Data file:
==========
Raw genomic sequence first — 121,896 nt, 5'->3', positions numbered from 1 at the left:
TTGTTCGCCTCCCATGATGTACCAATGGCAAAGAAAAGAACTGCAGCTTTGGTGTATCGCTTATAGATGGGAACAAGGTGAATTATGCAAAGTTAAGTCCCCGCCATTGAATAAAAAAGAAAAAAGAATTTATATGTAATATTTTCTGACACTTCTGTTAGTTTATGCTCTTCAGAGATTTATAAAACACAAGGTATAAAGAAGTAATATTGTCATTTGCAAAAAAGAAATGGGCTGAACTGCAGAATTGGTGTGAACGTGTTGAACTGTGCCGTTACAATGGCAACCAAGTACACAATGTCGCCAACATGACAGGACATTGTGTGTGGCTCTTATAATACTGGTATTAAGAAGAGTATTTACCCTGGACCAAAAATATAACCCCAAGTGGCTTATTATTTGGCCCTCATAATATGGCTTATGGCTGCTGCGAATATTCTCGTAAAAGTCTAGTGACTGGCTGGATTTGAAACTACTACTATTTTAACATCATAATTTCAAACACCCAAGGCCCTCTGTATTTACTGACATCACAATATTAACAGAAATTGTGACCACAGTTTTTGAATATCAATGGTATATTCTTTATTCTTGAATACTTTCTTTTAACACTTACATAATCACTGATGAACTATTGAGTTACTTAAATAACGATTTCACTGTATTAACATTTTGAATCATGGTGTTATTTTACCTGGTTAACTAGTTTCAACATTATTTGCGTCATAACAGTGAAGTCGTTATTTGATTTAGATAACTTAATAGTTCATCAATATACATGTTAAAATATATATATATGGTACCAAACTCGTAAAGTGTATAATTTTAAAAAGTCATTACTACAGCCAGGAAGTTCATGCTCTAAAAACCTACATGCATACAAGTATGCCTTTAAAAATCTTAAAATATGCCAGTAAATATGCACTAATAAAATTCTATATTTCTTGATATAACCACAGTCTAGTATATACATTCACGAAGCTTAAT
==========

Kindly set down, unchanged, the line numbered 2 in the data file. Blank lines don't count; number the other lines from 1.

TTGTTCGCCTCCCATGATGTACCAATGGCAAAGAAAAGAACTGCAGCTTTGGTGTATCGCTTATAGATGGGAACAAGGTGAATTATGCAAAGTTAAGTCCCCGCCATTGAATAAAAAAGAAAAAAGAATTTATATGTAATATTTTCTGACACTTCTGTTAGTTTATGCTCTTCAGAGATTTATAAAACACAAGGTATAAAGAAGTAATATTGTCATTTGCAAAAAAGAAATGGGCTGAACTGCAGAATTGGTGTGAACGTGTTGAACTGTGCCGTTACAATGGCAACCAAGTACACAATGTCGCCAACATGACAGGACATTGTGTGTGGCTCTTATAATACTGGTATTAAGAAGAGTATTTACCCTGGACCAAAAATATAACCCCAAGTGGCTTATTATTTGGCCCTCATAATATGGCTTATGGCTGCTGCGAATATTCTCGTAAAAGTCTAGTGACTGGCTGGATTTGAAACTACTACTATTTTAACATCATAATTTCAAACACCCAAGGCCCTCTGTATTTACTGACATCACAATATTAACAGAAATTGTGACCACAGTTTTTGAATATCAATGGTATATTCTTTATTCTTGAATACTTTCTTTTAACACTTACATAATCACTGATGAACTATTGAGTTACTTAAATAACGATTTCACTGTATTAACATTTTGAATCATGGTGTTATTTTACCTGGTTAACTAGTTTCAACATTATTTGCGTCATAACAGTGAAGTCGTTATTTGATTTAGATAACTTAATAGTTCATCAATATACATGTTAAAATATATATATATGGTACCAAACTCGTAAAGTGTATAATTTTAAAAAGTCATTACTACAGCCAGGAAGTTCATGCTCTAAAAACCTACATGCATACAAGTATGCCTTTAAAAATCTTAAAATATGCCAGTAAATATGCACTAATAAAATTCTATATTTCTTGATATAACCACAGTCTAGTATATACATTCACGAAGCTTAAT